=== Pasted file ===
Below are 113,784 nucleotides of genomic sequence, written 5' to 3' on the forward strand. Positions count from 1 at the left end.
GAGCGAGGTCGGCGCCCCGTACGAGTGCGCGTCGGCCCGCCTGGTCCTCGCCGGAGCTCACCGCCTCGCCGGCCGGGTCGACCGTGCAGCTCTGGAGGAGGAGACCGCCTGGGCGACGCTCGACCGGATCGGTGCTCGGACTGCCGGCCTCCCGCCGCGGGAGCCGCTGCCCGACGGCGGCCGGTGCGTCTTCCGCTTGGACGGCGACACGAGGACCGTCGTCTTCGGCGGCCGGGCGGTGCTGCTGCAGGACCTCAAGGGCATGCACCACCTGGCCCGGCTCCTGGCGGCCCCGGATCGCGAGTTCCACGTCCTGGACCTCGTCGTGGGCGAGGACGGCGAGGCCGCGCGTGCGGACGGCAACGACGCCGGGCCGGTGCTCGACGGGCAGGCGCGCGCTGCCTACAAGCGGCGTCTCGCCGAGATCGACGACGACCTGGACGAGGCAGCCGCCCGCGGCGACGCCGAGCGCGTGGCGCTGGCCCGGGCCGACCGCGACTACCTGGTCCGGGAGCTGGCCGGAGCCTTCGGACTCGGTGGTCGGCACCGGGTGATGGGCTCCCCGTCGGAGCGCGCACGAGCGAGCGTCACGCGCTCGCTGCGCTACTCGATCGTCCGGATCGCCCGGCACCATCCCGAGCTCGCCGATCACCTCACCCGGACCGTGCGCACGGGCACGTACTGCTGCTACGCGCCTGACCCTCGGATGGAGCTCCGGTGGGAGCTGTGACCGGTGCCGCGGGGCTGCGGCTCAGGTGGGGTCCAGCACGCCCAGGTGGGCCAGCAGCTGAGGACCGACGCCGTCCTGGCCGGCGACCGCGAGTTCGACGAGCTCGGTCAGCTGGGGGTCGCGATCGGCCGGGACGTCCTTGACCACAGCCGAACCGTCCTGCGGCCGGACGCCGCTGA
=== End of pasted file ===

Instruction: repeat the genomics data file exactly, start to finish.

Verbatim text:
Below are 113,784 nucleotides of genomic sequence, written 5' to 3' on the forward strand. Positions count from 1 at the left end.
GAGCGAGGTCGGCGCCCCGTACGAGTGCGCGTCGGCCCGCCTGGTCCTCGCCGGAGCTCACCGCCTCGCCGGCCGGGTCGACCGTGCAGCTCTGGAGGAGGAGACCGCCTGGGCGACGCTCGACCGGATCGGTGCTCGGACTGCCGGCCTCCCGCCGCGGGAGCCGCTGCCCGACGGCGGCCGGTGCGTCTTCCGCTTGGACGGCGACACGAGGACCGTCGTCTTCGGCGGCCGGGCGGTGCTGCTGCAGGACCTCAAGGGCATGCACCACCTGGCCCGGCTCCTGGCGGCCCCGGATCGCGAGTTCCACGTCCTGGACCTCGTCGTGGGCGAGGACGGCGAGGCCGCGCGTGCGGACGGCAACGACGCCGGGCCGGTGCTCGACGGGCAGGCGCGCGCTGCCTACAAGCGGCGTCTCGCCGAGATCGACGACGACCTGGACGAGGCAGCCGCCCGCGGCGACGCCGAGCGCGTGGCGCTGGCCCGGGCCGACCGCGACTACCTGGTCCGGGAGCTGGCCGGAGCCTTCGGACTCGGTGGTCGGCACCGGGTGATGGGCTCCCCGTCGGAGCGCGCACGAGCGAGCGTCACGCGCTCGCTGCGCTACTCGATCGTCCGGATCGCCCGGCACCATCCCGAGCTCGCCGATCACCTCACCCGGACCGTGCGCACGGGCACGTACTGCTGCTACGCGCCTGACCCTCGGATGGAGCTCCGGTGGGAGCTGTGACCGGTGCCGCGGGGCTGCGGCTCAGGTGGGGTCCAGCACGCCCAGGTGGGCCAGCAGCTGAGGACCGACGCCGTCCTGGCCGGCGACCGCGAGTTCGACGAGCTCGGTCAGCTGGGGGTCGCGATCGGCCGGGACGTCCTTGACCACAGCCGAACCGTCCTGCGGCCGGACGCCGCTGA